Glencraigie Cottages, Millgrove review: Rich in outdoor thrills

Read our writer's views on this property below

Kathy Evans strikes good times in a township with golden views.

Warburton is not nearly as an exciting name as the town's previous one - Yankee Jim's Creek - back in the days when gold flowed through its veins and men flocked to its forested slopes in the hope of making their fortune.

Still, Warburton remains a pretty exciting place to visit if you like the great outdoors. Treasure hunters have long since given way to suburban types wanting to get away from it all and lose themselves in a fug of incense that pervades the main street, or clear their heads in the crisp clean air of the thickly forested hills.

Glencraigie Cottages, at the nearby township of Millgrove, are a perfect base to explore all that the region has to offer. The three wooden chalets perched on stilts in the grounds of a historic homestead provide good, cheap accommodation with million-dollar views over the great black shoulder of Mount Little Joe, which once creaked and groaned with the weight of gold.

Spires of smoke rise like messages from the trees, the pungent smell mingling with the beery scent of wet leaves underfoot. At the end of the road flows the Yarra River, thick and throaty from all the recent rain, which has swelled it to impressive proportions. We are told by our host, Maurice Ellis, that it is well stocked with eels and fish, but we don't catch anything after an hour of dangling our lines over the bridge at dusk.

All cottages consist of two comfortable-sized bedrooms (one twin, one queen), bathroom, a decently equipped kitchen and a good-sized living area. There is oodles of cupboard space and the electric blankets are very welcome when the temperature drops sharply overnight. The decor is plain but smart - a shrine to pine - and given the alpine feel of the place it works quite well.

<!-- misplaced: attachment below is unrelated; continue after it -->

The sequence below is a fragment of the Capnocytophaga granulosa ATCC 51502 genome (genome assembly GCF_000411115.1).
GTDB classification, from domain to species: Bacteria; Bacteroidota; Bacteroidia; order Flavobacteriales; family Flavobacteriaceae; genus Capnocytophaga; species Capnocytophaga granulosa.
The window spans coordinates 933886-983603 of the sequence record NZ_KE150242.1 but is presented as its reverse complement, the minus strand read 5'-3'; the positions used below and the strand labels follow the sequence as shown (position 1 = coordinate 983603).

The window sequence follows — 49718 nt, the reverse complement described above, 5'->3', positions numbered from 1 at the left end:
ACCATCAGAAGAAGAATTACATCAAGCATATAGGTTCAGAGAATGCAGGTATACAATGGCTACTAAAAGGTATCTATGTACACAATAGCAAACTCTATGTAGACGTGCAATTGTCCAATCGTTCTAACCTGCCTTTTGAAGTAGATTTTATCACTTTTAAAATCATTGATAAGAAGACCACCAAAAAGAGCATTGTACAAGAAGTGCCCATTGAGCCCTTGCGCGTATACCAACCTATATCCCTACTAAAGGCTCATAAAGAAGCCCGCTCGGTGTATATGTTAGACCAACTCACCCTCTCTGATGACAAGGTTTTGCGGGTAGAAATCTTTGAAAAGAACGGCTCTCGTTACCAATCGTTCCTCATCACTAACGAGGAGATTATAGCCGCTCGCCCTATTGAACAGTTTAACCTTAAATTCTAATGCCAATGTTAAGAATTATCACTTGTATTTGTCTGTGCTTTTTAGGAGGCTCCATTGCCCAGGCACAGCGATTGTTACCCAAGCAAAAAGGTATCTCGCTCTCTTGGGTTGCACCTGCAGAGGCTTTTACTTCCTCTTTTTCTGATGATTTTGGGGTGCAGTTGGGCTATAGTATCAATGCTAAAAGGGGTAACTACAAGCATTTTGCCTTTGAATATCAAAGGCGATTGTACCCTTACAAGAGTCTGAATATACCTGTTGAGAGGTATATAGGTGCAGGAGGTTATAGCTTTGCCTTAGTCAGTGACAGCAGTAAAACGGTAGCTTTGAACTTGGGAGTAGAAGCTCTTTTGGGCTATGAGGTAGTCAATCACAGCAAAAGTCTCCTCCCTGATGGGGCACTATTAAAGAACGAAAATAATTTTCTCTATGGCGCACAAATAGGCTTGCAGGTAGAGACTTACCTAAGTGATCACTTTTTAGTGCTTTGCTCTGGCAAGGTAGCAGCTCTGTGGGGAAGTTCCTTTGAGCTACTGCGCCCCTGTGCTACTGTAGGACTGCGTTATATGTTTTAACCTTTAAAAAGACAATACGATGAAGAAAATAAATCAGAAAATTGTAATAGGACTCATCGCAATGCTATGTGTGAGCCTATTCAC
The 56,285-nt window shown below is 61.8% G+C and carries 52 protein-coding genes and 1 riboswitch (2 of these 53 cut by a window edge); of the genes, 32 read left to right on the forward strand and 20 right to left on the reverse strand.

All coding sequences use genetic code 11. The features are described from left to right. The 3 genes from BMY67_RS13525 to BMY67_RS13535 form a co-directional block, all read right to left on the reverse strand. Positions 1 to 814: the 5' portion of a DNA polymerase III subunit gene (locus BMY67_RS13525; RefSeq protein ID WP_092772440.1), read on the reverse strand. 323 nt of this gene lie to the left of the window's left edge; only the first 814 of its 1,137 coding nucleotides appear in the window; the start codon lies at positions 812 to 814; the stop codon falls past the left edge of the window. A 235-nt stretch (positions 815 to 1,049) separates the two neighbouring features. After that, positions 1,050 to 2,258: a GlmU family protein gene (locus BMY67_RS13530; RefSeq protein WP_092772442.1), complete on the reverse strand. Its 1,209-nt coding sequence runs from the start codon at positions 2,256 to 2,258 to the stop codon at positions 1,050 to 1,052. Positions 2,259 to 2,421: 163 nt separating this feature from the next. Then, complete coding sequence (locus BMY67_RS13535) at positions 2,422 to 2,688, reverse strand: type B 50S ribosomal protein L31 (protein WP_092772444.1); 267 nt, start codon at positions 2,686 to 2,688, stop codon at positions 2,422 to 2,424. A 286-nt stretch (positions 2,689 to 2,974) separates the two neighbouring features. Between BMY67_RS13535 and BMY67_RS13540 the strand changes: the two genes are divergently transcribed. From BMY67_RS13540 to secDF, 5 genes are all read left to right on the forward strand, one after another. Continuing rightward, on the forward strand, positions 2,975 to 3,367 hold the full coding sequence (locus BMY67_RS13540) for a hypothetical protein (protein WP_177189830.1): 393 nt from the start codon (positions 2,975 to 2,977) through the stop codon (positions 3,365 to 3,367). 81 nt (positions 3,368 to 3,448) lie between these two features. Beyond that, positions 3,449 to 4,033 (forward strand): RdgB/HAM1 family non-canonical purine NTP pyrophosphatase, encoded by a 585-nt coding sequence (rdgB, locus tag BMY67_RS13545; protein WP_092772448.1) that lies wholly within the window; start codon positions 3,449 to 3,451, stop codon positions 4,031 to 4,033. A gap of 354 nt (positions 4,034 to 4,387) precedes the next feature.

And then we ate Sunday breakfast that comes provided. It is pretty much a no-frills affair. White bread, half-a-dozen eggs and bacon. There is cereal, which pleases the vegetarians. We drive into town and supplement the rations with sausages and some gorgeous hash browns from the local supermarket. The kitchen feels cramped when you're cooking for five and eating feels more like a basic function than an act of gastronomic pleasure.

The deal maker Across the river lies the Warburton to Lilydale Rail Trail, a 40-kilometre stretch of disused track that is now the exclusive pathway of horse riders, cyclists and walkers. It is fun to pedal the easy three kilometres into the township of Warburton without having to navigate parked cars or taste bitter petrol fumes.

Stepping out We enjoy enormous slices of chocolate mousse cake at the Wild Thyme Cafe, along with the biggest strawberry milkshakes we've ever had. The calories feel well earned, however, after a 17-kilometre bike ride along the O'Shannassy Aqueduct Trail, which runs through mountain ash forests and fern gullies. The groans of pain from the ascent give way to yodels of pleasure as we free-wheel down the track.


Back at the cottage we long to soak in a good hot bath, but ours doesn't have one (the other two do). The wood burner is toasty, however, and watching the moon hang like a fat camembert above the hump of the mountain while an orchestra of animals clamours and caterwauls the night away more than makes up for it.


Glencraigie Cottages

Address 25 McKenzie King Drive, Millgrove.

The verdict Excellent value for money. Million-dollar views at a budget price.

Price $100 a couple a night. Includes a breakfast hamper.

Bookings 5966 5035; see

Getting there A 1½-hour drive down the Warburton Highway. Turn left into McKenzie King Drive at Millgrove.

Perfect for Couples looking for budget breaks; walkers and cyclists; hearty outdoor types with dogs.

Wheelchair access No.

While you're there Take your bike and check out the trails, or visit nearby Mount Donna Buang for sledging in winter or a short trek through the rainforest.